How to Get Rid of Chipmunks Using Traps or Repellants

There are plenty of ways to go about chipmunk removal without poison

Illustration on tips for preventing chipmunks

The Spruce / Emilie Dunphy 

Chipmunks are one of nature's cutest creatures but they tend to damage garden plants, raid bird feeders, and dig tunnels that may compromise structural parts of the yard and your home. Most repellents that deter squirrels will also repel chipmunks, but you may prefer to know how to get rid of chipmunks in a more humane way. Read on for expert-approved ways to get rid of chipmunks without harming or killing them.

What Does a Chipmunk Look Like?

A chipmunk is a small rodent with chubby cheeks that grows 5 to 6 inches long and weighs only a couple of ounces. They are brown, but easy to see because they have two conspicuous white stripes flanked by dark brown or black stripes that run from their tiny heads down their backs. They move extraordinarily fast and they hold their short tails high as they run.

Chipmunk on a tree branch
Joel Koop / Getty Images

Signs of Chipmunk Infestation

Outdoors, you will know you have chipmunks by sight and also by the many tunnels they build. A chipmunk tunnel is only about 2 to 3 inches wide and flush with the ground (no mounds of dirt surround the hole as a means of camouflage from predators).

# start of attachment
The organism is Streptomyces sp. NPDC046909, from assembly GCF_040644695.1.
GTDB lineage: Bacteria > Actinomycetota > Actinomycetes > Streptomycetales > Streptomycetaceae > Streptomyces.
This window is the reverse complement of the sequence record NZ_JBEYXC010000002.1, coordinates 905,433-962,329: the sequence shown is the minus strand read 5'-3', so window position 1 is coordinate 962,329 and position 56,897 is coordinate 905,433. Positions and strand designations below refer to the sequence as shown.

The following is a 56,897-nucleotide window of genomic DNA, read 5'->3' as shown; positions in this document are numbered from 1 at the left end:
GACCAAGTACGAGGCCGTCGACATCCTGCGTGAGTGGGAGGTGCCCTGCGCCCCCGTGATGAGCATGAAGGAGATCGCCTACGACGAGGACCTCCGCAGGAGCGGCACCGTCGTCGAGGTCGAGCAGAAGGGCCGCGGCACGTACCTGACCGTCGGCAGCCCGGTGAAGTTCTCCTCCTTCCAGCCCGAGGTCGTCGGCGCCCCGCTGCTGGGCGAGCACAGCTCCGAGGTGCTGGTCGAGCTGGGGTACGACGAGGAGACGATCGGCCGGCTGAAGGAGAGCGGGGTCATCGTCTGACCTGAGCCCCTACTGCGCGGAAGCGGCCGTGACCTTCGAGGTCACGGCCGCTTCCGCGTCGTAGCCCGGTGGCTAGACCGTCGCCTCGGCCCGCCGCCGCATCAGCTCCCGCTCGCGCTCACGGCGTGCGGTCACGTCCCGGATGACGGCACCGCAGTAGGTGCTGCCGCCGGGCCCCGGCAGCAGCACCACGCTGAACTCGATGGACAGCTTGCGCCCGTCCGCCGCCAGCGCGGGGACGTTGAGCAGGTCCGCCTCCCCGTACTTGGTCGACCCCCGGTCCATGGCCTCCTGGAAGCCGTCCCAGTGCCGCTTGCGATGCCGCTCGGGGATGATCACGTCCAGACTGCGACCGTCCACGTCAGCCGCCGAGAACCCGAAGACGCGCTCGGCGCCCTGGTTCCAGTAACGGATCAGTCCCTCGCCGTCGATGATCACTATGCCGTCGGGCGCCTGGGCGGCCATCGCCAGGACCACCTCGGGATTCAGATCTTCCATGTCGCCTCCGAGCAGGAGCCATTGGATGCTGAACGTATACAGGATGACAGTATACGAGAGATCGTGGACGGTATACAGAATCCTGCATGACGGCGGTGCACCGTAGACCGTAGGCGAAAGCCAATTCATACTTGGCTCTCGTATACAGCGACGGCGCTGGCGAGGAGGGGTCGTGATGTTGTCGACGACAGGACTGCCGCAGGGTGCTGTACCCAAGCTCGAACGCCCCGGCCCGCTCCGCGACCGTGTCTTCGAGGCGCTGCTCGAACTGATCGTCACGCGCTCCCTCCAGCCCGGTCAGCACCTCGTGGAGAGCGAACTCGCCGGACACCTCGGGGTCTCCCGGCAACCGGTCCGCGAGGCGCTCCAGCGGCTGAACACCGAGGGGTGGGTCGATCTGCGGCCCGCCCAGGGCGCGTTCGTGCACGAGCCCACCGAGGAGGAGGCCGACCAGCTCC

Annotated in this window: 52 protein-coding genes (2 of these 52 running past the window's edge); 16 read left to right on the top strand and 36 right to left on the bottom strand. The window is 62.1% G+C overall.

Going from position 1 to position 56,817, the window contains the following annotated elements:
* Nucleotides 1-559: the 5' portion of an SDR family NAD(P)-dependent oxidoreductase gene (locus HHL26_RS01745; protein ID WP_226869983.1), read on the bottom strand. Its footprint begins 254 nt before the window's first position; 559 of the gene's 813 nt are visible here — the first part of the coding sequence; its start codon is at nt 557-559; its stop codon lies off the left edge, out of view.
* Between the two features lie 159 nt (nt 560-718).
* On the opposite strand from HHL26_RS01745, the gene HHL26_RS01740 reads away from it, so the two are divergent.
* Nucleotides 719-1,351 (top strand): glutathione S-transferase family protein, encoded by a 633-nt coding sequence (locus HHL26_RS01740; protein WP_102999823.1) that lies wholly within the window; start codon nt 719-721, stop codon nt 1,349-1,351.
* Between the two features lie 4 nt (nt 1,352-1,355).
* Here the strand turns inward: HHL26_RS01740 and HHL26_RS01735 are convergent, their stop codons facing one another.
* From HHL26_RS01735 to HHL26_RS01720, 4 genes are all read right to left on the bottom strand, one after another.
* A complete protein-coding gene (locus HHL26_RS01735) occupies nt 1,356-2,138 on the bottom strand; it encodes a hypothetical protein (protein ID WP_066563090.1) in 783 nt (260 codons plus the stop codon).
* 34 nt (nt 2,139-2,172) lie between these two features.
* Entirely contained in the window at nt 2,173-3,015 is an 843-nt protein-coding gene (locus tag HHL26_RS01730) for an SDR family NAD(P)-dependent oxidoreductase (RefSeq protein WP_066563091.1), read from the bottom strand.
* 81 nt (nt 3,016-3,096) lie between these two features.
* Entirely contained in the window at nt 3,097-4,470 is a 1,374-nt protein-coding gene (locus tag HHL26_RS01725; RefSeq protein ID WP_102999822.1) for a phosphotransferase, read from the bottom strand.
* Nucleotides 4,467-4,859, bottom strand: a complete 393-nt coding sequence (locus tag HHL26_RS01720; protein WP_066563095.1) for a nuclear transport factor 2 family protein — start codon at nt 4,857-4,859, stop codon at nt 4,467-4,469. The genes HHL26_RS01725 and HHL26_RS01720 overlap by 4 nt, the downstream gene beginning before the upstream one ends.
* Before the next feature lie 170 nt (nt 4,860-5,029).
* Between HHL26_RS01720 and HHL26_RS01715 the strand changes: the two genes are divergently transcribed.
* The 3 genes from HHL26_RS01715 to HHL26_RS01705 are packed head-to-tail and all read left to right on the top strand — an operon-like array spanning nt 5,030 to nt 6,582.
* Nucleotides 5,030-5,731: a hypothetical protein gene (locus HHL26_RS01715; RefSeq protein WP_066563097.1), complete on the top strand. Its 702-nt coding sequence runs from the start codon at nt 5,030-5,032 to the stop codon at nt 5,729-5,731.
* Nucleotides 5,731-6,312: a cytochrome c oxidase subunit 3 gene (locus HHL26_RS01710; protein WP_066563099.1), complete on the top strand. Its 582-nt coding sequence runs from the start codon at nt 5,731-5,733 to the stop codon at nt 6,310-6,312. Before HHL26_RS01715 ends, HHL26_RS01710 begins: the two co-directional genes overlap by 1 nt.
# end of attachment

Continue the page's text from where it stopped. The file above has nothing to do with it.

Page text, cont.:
A chipmunk can get into your house either by way of the ground (if there is a hole in your foundation, crawl space, deck, or patio leading into your house) or from a branch hanging over a roof that can lead the rodent into your attic. You can't miss seeing them if they are in your yard but if they are indoors nesting, you will hear scratching noises, just as you would a squirrel. However, if you do hear noises, it's likely a squirrel or mouse rather than a chipmunk, because these tiny animals prefer burrowing outdoors underground.

6 Ways to Get Rid of Chipmunks

Build Barriers

The Humane Society and other animal experts recommend making changes to your yard to reduce chipmunk damage and presence. The basic recommendations include: